iPrice Thailand profiles online shoppers
Thai online shoppers are most active before leaving the office or school, according to research from online shopping startup iPrice Thailand.
Based in Kuala Lumpur, iPrice has a presence in seven markets across Asia and aims to uncover important e-commerce metrics from the perspective of thousands e-commerce practitioners, highlighting the differences and similarities in each market.
Its research draws on its proprietary data from more than 1000 e-commerce players in Indonesia, Malaysia, Philippines, Singapore, Thailand and Vietnam.
For Thailand, mobile traffic is the second-highest in Southeast Asia, where mobile traffic has grown by an average of 19 per cent in the past 12 months to now account for 72 per cent of overall e-commerce web traffic.
Indonesia leads the field, accounting for 67 per cent in the third quarter of 2016 and 79 per cent in the second quarter last year.
Therefore, mobile e-commerce traffic accounts for more than 70 per cent of overall web traffic, while desktop traffic is less than 30 per cent.
Meanwhile, Thailand’s conversion rate is lowest in Southeast Asia (conversion rate is the percentage of website visits that result in a product purchase). Along with the Philippines, Thailand’s conversion rates are 20 per cent lower than average.
The comparison between mobile and desktop conversion rates shows that mobile is 1.7 times higher on average. For Thailand, the desktop conversion rate is 1.3 times higher than mobile. However, there is an increasing trend of mobile e-commerce traffic.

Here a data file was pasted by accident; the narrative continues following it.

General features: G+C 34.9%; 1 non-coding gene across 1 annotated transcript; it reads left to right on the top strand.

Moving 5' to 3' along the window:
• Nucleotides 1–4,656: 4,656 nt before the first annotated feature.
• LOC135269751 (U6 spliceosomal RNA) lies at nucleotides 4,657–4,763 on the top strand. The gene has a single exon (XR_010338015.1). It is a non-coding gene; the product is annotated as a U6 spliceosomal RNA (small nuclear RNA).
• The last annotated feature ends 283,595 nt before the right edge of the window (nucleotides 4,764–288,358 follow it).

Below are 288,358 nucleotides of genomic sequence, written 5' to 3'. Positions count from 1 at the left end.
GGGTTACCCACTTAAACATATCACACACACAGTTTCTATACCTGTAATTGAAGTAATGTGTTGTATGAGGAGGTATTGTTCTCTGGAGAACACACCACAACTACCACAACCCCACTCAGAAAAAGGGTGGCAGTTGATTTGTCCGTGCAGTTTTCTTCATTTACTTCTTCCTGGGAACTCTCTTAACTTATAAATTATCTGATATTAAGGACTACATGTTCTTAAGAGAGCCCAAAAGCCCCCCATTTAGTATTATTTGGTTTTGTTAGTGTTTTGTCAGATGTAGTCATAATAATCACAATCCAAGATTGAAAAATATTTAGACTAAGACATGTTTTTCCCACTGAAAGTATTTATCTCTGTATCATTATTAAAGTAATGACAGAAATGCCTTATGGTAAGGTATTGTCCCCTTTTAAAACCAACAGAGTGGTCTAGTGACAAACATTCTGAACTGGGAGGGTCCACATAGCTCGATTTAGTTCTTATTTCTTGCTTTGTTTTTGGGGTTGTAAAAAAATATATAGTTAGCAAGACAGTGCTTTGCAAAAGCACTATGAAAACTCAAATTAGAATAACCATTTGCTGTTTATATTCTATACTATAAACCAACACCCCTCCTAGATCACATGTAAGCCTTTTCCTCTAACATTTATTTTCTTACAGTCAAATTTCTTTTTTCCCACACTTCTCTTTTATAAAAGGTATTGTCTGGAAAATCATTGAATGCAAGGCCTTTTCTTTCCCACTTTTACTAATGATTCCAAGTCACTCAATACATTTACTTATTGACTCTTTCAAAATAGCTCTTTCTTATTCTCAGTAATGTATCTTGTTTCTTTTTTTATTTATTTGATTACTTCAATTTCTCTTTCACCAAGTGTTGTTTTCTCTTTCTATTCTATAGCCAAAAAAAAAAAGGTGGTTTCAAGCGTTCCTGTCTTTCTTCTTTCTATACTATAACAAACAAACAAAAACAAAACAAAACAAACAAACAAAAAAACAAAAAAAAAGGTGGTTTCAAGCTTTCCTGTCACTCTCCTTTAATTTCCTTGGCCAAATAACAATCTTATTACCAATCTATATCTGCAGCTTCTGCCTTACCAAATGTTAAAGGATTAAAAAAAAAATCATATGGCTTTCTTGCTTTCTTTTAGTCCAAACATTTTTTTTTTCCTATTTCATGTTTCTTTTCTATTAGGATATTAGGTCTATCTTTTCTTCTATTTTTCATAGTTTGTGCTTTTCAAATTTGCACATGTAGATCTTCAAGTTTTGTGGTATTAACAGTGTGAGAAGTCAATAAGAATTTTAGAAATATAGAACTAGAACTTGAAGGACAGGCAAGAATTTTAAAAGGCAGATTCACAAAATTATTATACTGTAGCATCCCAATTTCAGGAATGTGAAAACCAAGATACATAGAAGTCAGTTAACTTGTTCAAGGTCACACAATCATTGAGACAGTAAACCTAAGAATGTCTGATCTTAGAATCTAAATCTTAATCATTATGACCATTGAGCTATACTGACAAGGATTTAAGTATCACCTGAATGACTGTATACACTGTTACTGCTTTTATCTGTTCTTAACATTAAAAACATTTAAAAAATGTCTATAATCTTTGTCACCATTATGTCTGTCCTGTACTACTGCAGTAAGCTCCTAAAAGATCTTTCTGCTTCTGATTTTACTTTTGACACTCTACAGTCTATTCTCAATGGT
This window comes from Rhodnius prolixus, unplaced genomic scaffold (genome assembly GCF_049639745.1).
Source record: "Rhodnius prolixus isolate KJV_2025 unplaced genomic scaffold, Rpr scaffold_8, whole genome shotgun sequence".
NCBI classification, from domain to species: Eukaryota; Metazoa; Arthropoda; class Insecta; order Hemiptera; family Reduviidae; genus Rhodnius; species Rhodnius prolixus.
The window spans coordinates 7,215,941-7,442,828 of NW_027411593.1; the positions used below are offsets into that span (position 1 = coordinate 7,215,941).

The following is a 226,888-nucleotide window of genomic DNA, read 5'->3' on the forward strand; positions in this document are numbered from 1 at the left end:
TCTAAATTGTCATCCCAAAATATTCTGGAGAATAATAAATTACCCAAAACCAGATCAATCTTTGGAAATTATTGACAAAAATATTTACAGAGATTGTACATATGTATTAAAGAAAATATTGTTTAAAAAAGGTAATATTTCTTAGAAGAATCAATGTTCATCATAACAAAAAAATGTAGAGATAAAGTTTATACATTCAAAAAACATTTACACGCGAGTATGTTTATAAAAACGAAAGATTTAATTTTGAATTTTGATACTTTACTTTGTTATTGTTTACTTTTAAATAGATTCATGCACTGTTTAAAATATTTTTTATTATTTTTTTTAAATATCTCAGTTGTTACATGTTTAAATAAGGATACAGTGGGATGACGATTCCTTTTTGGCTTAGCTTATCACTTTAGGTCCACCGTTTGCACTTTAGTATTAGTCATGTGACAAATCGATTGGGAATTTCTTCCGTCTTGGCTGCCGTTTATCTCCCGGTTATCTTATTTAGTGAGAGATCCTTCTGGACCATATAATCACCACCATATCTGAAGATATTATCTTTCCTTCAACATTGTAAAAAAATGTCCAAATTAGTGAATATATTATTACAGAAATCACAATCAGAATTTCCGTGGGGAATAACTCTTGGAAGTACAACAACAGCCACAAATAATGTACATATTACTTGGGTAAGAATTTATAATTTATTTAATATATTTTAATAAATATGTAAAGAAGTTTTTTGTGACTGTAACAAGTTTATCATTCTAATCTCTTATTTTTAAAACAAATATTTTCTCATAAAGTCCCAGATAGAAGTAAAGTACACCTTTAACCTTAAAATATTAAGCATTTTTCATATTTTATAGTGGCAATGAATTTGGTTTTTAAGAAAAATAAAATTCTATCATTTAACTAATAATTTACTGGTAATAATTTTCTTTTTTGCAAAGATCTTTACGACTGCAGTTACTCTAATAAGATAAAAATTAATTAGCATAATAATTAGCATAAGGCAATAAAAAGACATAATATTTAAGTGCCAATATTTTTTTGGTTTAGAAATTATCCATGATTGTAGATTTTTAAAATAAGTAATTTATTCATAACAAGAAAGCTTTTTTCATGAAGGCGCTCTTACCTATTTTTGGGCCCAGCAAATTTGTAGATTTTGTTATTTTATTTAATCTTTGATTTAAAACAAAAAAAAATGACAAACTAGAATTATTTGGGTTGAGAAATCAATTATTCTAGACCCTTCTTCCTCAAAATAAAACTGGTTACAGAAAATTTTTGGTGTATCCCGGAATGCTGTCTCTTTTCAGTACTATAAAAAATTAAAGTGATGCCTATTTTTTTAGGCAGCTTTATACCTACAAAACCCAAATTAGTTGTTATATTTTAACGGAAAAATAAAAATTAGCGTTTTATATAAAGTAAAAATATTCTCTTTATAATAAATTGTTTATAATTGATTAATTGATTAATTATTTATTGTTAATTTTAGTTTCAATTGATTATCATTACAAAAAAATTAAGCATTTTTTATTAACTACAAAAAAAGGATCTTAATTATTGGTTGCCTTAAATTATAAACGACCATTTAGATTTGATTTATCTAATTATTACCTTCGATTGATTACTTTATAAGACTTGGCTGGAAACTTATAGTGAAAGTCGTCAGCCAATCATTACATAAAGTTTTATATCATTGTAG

Thai basket size is fourth among the six countries in the study. This metric measures the average total amount spent for every order made by customer over a defined period of time. Singapore has the highest basket size of $91, with a GDP per capita of US$90,530; on the other hand, Vietnam was the lowest with a basket size of $23 and a GDP per capita of $6880. Thailand’s basket size is in the middle with the value of $42 and a GDP per capita of $17,000.
On average, the basket size on desktop is slightly higher than the basket size on mobile. In Thailand, desktop conversion rate is 1.3 times higher than mobile, which implies that people in Thailand prefer using desktops over mobile phones when buying online.
Also, Wednesday shows the highest peak in online shopping in Thailand. Taking Monday as a base value, e-commerce merchants have an increase in conversion rate on Wednesdays of up to 15 per cent, but it dips up to 30 per cent over weekends, which is consistent across the region. For Thailand, the Wednesday conversion rate increases 8 per cent above the average while the weekend conversion rate drops 19 to 22 per cent.
For Thailand, orders increase in volume up to 53 per cent at 11am and reach up to 69 per cent at 3pm. A dip in conversion rate is noted across all countries between 5pm and 7pm.
Bank transfer and offline POS are among popular payment methods in Thailand.
Credit cards are used for 90 per cent of payments, but the credit-card transaction rate in Thailand is relatively low at 6 per cent, which is below the average of 9 per cent in Asean countries, according to Global Findex database 2014.
To work around this issue, Thai e-commerce companies offer alternatives. For example, 81 per cent offer a bank transfer option such as ATM, making the country rank third in Southeast Asia. Also, 46 per cent of e-commerce sellers offer offline POS such as counter service at 7-11, ranking Thailand second place when it comes to frequency of using this type of payment.
See the full report, State of eCommerce.